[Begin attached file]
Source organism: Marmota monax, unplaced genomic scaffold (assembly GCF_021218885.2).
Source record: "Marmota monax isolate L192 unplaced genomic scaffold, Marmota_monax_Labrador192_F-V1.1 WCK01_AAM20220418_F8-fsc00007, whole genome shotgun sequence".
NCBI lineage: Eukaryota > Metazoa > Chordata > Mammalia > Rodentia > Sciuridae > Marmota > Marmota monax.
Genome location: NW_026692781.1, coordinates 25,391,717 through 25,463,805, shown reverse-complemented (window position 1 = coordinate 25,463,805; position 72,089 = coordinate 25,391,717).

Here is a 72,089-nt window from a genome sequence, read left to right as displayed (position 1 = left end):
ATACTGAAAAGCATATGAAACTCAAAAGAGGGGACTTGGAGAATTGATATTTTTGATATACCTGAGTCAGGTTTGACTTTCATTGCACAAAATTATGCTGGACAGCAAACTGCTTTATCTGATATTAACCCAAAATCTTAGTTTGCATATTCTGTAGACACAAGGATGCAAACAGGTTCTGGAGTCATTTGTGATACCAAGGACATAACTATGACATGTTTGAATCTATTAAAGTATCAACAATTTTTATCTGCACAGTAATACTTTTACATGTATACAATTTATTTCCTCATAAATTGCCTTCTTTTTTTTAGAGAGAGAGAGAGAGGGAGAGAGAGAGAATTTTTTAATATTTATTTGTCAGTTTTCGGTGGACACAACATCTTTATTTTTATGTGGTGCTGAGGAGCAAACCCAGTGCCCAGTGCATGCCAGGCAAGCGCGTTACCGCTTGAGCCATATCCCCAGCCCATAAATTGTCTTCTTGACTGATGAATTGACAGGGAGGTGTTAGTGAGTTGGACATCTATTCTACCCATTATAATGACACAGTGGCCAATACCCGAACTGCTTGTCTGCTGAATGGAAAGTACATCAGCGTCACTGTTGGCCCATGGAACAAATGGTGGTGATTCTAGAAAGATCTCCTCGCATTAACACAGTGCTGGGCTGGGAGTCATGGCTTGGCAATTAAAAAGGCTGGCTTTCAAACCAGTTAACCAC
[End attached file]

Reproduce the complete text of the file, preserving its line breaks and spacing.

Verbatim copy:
Source organism: Marmota monax, unplaced genomic scaffold (assembly GCF_021218885.2).
Source record: "Marmota monax isolate L192 unplaced genomic scaffold, Marmota_monax_Labrador192_F-V1.1 WCK01_AAM20220418_F8-fsc00007, whole genome shotgun sequence".
NCBI lineage: Eukaryota > Metazoa > Chordata > Mammalia > Rodentia > Sciuridae > Marmota > Marmota monax.
Genome location: NW_026692781.1, coordinates 25,391,717 through 25,463,805, shown reverse-complemented (window position 1 = coordinate 25,463,805; position 72,089 = coordinate 25,391,717).

Here is a 72,089-nt window from a genome sequence, read left to right as displayed (position 1 = left end):
ATACTGAAAAGCATATGAAACTCAAAAGAGGGGACTTGGAGAATTGATATTTTTGATATACCTGAGTCAGGTTTGACTTTCATTGCACAAAATTATGCTGGACAGCAAACTGCTTTATCTGATATTAACCCAAAATCTTAGTTTGCATATTCTGTAGACACAAGGATGCAAACAGGTTCTGGAGTCATTTGTGATACCAAGGACATAACTATGACATGTTTGAATCTATTAAAGTATCAACAATTTTTATCTGCACAGTAATACTTTTACATGTATACAATTTATTTCCTCATAAATTGCCTTCTTTTTTTTAGAGAGAGAGAGAGAGGGAGAGAGAGAGAATTTTTTAATATTTATTTGTCAGTTTTCGGTGGACACAACATCTTTATTTTTATGTGGTGCTGAGGAGCAAACCCAGTGCCCAGTGCATGCCAGGCAAGCGCGTTACCGCTTGAGCCATATCCCCAGCCCATAAATTGTCTTCTTGACTGATGAATTGACAGGGAGGTGTTAGTGAGTTGGACATCTATTCTACCCATTATAATGACACAGTGGCCAATACCCGAACTGCTTGTCTGCTGAATGGAAAGTACATCAGCGTCACTGTTGGCCCATGGAACAAATGGTGGTGATTCTAGAAAGATCTCCTCGCATTAACACAGTGCTGGGCTGGGAGTCATGGCTTGGCAATTAAAAAGGCTGGCTTTCAAACCAGTTAACCAC